| stats values(httpRequest.clientIpAddress) as httpRequest.clientIpAddress, values(properties.*) as *, values(resourceGroupName) as resourceGroupName, values(properties.entity) as properties.entity, values(resourceId) as resourceId count by caller

Sentinel Query:



| where ActivityStatusValue in~ (“Success”, “Succeeded”)

| extend publicNetworkAccess = parse_json(tostring(parse_json(tostring(parse_json(Properties).responseBody)).properties)).publicNetworkAccess

| extend defaultAction = tostring(parse_json(tostring(parse_json(tostring(parse_json(tostring(parse_json(Properties).responseBody)).properties)).networkAcls)).defaultAction)

| extend clientIpAddress = tostring(parse_json(HTTPRequest).clientIpAddress)

| extend callerName = tostring(parse_json(Properties).resource)

| extend ipRules = todynamic(parse_json(tostring(parse_json(tostring(parse_json(tostring(parse_json(tostring(parse_json(Properties).responseBody)).properties)).networkAcls)).ipRules)))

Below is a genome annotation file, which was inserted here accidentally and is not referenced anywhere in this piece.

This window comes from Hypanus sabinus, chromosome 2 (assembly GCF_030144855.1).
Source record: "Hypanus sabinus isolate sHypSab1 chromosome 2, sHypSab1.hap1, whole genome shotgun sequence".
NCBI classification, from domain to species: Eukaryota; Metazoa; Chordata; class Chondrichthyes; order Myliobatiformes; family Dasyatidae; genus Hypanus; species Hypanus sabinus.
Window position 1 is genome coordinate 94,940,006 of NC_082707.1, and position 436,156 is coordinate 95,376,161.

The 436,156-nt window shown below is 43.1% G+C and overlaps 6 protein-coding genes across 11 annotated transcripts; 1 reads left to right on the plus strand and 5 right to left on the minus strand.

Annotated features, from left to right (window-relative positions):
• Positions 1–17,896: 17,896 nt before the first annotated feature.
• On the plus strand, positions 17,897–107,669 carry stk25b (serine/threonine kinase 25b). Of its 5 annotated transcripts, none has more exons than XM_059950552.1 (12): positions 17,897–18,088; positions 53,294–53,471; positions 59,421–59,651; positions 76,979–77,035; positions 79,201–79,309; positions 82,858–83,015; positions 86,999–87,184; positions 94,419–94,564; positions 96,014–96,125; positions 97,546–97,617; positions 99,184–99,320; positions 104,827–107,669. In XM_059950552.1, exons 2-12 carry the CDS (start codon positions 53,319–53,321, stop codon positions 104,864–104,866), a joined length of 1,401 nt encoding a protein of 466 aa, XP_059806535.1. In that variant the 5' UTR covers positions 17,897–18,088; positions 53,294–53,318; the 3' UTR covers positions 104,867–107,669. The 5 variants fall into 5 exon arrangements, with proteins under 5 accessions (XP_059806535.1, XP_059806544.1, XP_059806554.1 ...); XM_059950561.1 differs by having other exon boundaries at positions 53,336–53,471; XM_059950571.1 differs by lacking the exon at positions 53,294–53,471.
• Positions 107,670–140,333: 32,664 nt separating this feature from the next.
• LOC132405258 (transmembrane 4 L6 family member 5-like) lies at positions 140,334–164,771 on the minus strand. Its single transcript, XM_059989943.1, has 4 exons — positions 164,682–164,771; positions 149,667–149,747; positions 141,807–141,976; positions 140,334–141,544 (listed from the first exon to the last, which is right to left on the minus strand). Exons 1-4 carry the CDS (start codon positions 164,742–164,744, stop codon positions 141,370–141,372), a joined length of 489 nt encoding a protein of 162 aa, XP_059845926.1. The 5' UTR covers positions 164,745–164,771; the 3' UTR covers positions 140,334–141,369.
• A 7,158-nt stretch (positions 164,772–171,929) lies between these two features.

| mv-expand ipRules

| extend aclIpAdress = tostring(ipRules.value)

| extend aclAction = tostring(ipRules.action) 

| mv-apply newIpAddress = todynamic(“true”) on ( 

where publicNetworkAccess =~ “enabled” and aclAction =~ “allow”

| where aclIpAdress !in (<whitelisted IP addresses>))

| where defaultAction =~ “allow” or newIpAddress =~ “true”

| project-reorder Caller, _ResourceId, Properties, defaultAction, publicNetworkAccess, aclAction, aclIpAdress, TimeGenerated

Validation Steps